Up in smokePublished 5:22pm Saturday, September 14, 2013
To the Editor:
So it seems our esteemed commissioners have decided to throw the baby out with the bath water in an attempt to protect the citizenry from the dangers of tobacco use. Either their due diligence is lacking, or their intelligence is suspect, when they include e-cigarettes in the ban.
On Nov. 1, 2011, after 50 years of smoking cigarettes, I tried “smoking” an e-cigarette. I have not smoked a real cigarette since that date almost two years ago. My smoker’s cough has long since disappeared, my stamina has increased and my doctor is thrilled that I have kicked the habit. I am, however, still addicted to nicotine, although at a much lower level than before.
A little research, which should have been easily done by our commissioners, would have discovered the following truths about e-cigarettes. They are simply a nicotine delivery system — just like the patch. There is no tobacco, there is no fire, there is no second-hand smoke — in fact, there is no first-hand smoke. The smoke-like exhalation from an e-cigarette is nothing more than water vapor, and it is completely odorless.
What is missing are the thousands of toxic chemicals present in real cigarettes — chemicals that I spent most of my life polluting my lungs with. I’ve been quite fortunate (so far) in not having any irreversible effects that so many others have unfortunately experienced. If it weren’t for e-cigarettes, I would still be smoking today and slowly, but surely, killing myself. Some people, stronger willed than I, manage to quit smoking cold turkey. Still others are successful with the nicotine patch, which is another form of nicotine delivery. Still others have used a prescription pill that is not without the possibility of some significant health risks. For me, e-cigarettes is my weapon of choice in my personal battle with cigarette addiction.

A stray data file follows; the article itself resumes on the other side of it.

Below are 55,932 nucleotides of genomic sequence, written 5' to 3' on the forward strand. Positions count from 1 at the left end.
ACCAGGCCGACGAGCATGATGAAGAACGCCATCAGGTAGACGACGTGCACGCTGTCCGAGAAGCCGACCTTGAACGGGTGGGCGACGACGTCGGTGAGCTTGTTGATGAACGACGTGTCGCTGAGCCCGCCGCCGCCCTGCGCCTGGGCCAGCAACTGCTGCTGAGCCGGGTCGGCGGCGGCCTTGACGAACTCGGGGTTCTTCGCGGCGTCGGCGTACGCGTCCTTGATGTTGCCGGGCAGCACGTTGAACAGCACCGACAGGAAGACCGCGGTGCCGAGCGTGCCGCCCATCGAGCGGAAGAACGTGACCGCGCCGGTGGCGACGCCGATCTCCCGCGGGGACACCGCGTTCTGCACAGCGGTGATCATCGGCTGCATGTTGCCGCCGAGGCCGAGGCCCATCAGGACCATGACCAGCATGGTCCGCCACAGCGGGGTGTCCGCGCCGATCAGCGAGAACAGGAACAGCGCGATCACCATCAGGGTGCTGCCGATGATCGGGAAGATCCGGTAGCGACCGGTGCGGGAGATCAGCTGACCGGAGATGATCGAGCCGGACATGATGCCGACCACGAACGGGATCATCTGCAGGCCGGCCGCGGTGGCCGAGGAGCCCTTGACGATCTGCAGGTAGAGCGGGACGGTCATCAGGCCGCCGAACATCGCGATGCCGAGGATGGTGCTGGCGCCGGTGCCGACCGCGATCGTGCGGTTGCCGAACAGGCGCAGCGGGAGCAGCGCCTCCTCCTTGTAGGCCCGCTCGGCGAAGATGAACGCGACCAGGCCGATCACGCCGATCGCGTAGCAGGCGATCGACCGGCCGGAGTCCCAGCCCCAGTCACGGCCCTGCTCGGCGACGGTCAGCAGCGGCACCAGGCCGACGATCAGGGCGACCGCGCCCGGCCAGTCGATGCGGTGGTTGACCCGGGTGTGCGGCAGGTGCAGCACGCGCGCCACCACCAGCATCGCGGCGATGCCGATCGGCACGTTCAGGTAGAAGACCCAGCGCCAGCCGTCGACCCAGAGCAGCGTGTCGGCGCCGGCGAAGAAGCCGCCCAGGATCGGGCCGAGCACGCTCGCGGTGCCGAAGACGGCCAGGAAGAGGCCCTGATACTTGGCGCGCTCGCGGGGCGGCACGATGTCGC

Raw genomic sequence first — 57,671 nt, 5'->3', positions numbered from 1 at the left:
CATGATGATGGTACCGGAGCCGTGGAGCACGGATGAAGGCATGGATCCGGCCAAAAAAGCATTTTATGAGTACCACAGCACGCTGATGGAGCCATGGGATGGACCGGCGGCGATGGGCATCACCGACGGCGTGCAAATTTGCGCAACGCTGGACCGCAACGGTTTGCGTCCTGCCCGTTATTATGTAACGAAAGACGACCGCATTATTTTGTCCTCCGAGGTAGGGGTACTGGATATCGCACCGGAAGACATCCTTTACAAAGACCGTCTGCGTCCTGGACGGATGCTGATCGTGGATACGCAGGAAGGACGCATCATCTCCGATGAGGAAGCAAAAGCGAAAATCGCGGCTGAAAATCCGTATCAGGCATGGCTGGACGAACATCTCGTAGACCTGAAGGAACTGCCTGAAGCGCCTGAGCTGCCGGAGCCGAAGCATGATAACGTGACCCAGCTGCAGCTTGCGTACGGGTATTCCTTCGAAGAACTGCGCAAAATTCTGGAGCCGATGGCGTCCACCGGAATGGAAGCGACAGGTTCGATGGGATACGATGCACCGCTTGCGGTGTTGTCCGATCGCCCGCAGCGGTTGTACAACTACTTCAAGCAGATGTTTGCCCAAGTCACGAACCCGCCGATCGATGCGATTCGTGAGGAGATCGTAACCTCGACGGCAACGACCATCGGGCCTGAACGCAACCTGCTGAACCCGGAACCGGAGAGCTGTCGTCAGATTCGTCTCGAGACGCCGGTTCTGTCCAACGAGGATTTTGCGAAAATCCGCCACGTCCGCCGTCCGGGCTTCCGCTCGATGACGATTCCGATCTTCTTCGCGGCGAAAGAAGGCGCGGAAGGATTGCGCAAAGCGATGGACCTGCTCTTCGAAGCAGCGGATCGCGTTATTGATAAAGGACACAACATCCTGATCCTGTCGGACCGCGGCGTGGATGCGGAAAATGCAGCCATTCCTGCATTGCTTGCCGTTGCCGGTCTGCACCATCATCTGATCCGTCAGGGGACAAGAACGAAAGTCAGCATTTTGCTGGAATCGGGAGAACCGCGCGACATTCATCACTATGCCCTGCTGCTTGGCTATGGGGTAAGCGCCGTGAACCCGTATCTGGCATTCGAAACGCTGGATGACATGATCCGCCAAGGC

Rather than banning e-cigarettes, their use should be encouraged. After all, the nicotine patch is not banned, eyeglasses are not banned, hearing aids are not banned — all of which produce exactly the same amount of second-hand smoke as e-cigarettes — none. Smoking is a terribly difficult addiction to overcome. If our communities are serious about encouraging people to quit, let’s not ban one of the few weapons that work. Let’s not throw the baby out with the bath water.